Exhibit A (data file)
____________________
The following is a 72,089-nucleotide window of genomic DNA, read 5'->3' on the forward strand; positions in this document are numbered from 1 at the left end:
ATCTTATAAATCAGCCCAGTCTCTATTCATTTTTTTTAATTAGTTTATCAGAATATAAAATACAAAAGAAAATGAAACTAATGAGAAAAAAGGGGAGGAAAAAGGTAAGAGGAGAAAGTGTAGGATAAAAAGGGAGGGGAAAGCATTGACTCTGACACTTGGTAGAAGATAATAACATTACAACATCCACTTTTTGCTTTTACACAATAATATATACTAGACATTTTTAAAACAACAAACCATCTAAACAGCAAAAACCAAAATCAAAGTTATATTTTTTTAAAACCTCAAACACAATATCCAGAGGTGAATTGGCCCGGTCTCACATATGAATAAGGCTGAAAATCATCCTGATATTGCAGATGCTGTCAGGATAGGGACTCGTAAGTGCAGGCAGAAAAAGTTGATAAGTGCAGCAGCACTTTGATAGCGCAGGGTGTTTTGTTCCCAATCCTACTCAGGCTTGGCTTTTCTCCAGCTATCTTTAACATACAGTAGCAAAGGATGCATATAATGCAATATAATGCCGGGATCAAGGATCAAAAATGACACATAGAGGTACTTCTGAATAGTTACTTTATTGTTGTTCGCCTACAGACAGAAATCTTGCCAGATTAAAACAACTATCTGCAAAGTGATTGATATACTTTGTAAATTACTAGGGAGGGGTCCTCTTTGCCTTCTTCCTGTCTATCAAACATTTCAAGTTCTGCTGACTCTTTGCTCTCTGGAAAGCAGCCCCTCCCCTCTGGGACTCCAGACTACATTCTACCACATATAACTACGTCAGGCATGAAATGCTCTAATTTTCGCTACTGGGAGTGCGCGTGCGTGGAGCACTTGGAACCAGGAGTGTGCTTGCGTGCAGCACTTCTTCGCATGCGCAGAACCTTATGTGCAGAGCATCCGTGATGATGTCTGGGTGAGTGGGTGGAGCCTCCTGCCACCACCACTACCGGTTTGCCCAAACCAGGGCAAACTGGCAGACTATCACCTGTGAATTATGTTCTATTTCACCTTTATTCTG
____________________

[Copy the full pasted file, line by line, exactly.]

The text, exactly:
The following is a 72,089-nucleotide window of genomic DNA, read 5'->3' on the forward strand; positions in this document are numbered from 1 at the left end:
ATCTTATAAATCAGCCCAGTCTCTATTCATTTTTTTTAATTAGTTTATCAGAATATAAAATACAAAAGAAAATGAAACTAATGAGAAAAAAGGGGAGGAAAAAGGTAAGAGGAGAAAGTGTAGGATAAAAAGGGAGGGGAAAGCATTGACTCTGACACTTGGTAGAAGATAATAACATTACAACATCCACTTTTTGCTTTTACACAATAATATATACTAGACATTTTTAAAACAACAAACCATCTAAACAGCAAAAACCAAAATCAAAGTTATATTTTTTTAAAACCTCAAACACAATATCCAGAGGTGAATTGGCCCGGTCTCACATATGAATAAGGCTGAAAATCATCCTGATATTGCAGATGCTGTCAGGATAGGGACTCGTAAGTGCAGGCAGAAAAAGTTGATAAGTGCAGCAGCACTTTGATAGCGCAGGGTGTTTTGTTCCCAATCCTACTCAGGCTTGGCTTTTCTCCAGCTATCTTTAACATACAGTAGCAAAGGATGCATATAATGCAATATAATGCCGGGATCAAGGATCAAAAATGACACATAGAGGTACTTCTGAATAGTTACTTTATTGTTGTTCGCCTACAGACAGAAATCTTGCCAGATTAAAACAACTATCTGCAAAGTGATTGATATACTTTGTAAATTACTAGGGAGGGGTCCTCTTTGCCTTCTTCCTGTCTATCAAACATTTCAAGTTCTGCTGACTCTTTGCTCTCTGGAAAGCAGCCCCTCCCCTCTGGGACTCCAGACTACATTCTACCACATATAACTACGTCAGGCATGAAATGCTCTAATTTTCGCTACTGGGAGTGCGCGTGCGTGGAGCACTTGGAACCAGGAGTGTGCTTGCGTGCAGCACTTCTTCGCATGCGCAGAACCTTATGTGCAGAGCATCCGTGATGATGTCTGGGTGAGTGGGTGGAGCCTCCTGCCACCACCACTACCGGTTTGCCCAAACCAGGGCAAACTGGCAGACTATCACCTGTGAATTATGTTCTATTTCACCTTTATTCTG